One thing everyone can agree on in the short term is dealing with the fiscal cliff.

Chanos, who has called for higher taxes on millionaires like himself, asked Republicans to be more specific with their plans to raise revenues. "It's all well and good to say 'I want to lower rates or at least not raise them and I want to close loopholes.' My answer is, which ones? Be specific, please. List them in order," he said. "Once you start going to things like mortgage interest deductions or charitable contributions, you begin to realize that that tears the economic fabric in other ways. How about we start with carried interest? No one seems to want to put that on the table. What about corporations accruing but not paying their federal taxes by keeping their profits off shore?"

"This was a businessman, mind you, who said he would not trade a dollar of revenue for 10 dollars of lower costs," added Chanos about Romney's position on new taxes and government spending. "That's how crazy that side really is in terms of how they view this--this country is not going to get to a bi-partisan solution if that remains the position of the party."

George Soros, another longtime Democratic booster, also wants a debt deal. "Hopefully the Republicans in office will make better partners in the coming years, most urgently in avoiding the so-called fiscal cliff," the billionaire former hedge fund manager told Reuters.

They may have bipartisan help. Recent Republican donors Lee Ainslie of $10 billion Maverick Capital and John Burbank of $3.4 billion Passport Capital were among those to recently sign onto the Campaign to Fix the Debt, a non-partisan campaign founded by former deficit commissioners Al Simpson and Erskine Bowles.

Managers apparently aren't changing their portfolios because of the election.

"All year, we've positioned portfolios consistent with our viewpoint that global economic growth would be weak, hence risk assets--e.g. carry currencies and equity indices--were vulnerable," said Samer Nsouli, chief investment officer of $70 million macro firm Lyford Group International. "With Obama remaining President and Democrats gaining two Senate seats, we think successful bipartisan cooperation to resolve the fiscal cliff before yearend is possible but will be rancorous and lengthy. With economic data weak and Spain and Greece showing stress in recent days, we are not changing our viewpoint or portfolio positioning."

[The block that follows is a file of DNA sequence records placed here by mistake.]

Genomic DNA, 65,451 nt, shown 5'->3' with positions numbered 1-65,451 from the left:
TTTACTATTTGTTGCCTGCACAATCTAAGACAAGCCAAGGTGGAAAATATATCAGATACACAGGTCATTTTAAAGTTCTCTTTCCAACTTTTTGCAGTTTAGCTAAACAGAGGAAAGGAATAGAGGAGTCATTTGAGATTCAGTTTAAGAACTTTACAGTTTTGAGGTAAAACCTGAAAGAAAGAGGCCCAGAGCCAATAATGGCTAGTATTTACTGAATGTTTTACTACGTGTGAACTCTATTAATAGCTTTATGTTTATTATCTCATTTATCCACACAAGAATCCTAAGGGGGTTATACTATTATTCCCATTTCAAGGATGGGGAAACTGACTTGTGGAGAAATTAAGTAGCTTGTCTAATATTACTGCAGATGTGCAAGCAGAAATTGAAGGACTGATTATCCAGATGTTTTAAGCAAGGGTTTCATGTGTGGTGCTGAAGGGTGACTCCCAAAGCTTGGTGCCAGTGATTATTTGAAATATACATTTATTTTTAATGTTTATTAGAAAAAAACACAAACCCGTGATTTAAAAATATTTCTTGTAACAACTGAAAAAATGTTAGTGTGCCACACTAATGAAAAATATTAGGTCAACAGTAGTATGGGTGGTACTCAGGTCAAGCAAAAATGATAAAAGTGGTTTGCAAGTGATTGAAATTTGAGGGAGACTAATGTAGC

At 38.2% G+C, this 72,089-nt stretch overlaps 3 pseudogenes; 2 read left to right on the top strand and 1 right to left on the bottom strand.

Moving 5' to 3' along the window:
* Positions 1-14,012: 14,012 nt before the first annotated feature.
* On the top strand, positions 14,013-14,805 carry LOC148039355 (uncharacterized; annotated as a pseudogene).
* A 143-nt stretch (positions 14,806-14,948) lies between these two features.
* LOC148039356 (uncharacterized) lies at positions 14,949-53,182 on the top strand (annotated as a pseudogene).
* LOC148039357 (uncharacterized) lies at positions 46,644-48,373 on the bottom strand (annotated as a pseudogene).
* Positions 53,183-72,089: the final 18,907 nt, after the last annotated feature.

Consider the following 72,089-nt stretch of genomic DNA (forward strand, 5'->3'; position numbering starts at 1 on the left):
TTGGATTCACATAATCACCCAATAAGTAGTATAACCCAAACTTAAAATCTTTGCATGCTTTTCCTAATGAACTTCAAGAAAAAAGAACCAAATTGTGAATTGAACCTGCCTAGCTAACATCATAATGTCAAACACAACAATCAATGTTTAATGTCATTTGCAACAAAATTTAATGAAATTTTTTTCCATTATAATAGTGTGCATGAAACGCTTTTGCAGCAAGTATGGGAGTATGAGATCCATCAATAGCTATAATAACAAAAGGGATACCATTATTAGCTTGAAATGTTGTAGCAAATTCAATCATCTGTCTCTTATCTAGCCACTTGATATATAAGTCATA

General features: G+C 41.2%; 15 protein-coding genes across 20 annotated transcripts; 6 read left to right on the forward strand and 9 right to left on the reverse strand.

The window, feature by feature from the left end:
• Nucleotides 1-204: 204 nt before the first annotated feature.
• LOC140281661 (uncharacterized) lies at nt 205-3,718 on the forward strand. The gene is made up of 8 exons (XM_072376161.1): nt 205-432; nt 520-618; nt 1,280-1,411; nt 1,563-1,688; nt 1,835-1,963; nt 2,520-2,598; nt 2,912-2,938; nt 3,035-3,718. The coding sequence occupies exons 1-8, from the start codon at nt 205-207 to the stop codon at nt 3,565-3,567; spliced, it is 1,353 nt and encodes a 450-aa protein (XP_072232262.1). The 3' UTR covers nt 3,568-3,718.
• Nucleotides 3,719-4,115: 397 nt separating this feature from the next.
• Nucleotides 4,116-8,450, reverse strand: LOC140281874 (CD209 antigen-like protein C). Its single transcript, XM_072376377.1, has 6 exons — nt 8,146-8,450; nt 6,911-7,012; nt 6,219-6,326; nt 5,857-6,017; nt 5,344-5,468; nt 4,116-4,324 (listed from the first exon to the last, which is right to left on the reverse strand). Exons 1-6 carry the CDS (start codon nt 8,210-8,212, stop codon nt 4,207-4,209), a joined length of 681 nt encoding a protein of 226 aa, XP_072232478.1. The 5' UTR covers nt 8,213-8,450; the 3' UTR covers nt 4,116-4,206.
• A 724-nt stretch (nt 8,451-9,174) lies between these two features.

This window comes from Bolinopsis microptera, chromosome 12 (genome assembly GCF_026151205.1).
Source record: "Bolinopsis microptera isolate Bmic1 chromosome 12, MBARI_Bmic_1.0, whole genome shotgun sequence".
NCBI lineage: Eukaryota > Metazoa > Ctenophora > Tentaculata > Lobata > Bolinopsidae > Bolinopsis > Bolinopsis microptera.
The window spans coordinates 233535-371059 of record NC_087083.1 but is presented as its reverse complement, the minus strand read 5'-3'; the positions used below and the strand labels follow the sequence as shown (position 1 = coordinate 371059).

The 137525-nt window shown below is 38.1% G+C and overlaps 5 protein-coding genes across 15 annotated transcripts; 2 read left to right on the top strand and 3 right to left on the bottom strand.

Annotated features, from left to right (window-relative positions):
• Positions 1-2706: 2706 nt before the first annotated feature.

Distressed investor Schultze, who fears higher taxes and regulation, said an Obama win presents more short opportunities for companies in oil, coal and other power producing industries, because of increased regulation. The election also creates long opportunities in precious metals, because of continued government stimulus measures and potential inflation, and healthcare companies, because health care reform will likely remain law.

Chanos said he wasn't changing his portfolio based on the election. "All things being equal, our portfolio would probably do better under uncertainty," he chuckled. "We're not changing much. Like everyone else, we're going to wait and see how developments play out."

See also: Obama adds hedge fund bundlers | Goldman Sachs, SkyBridge among Mitt Romneys hedge fund bundlers | Paul Ryan to hedge funds: Successful = Good

ISSN: 2151-1845 / CDC10004H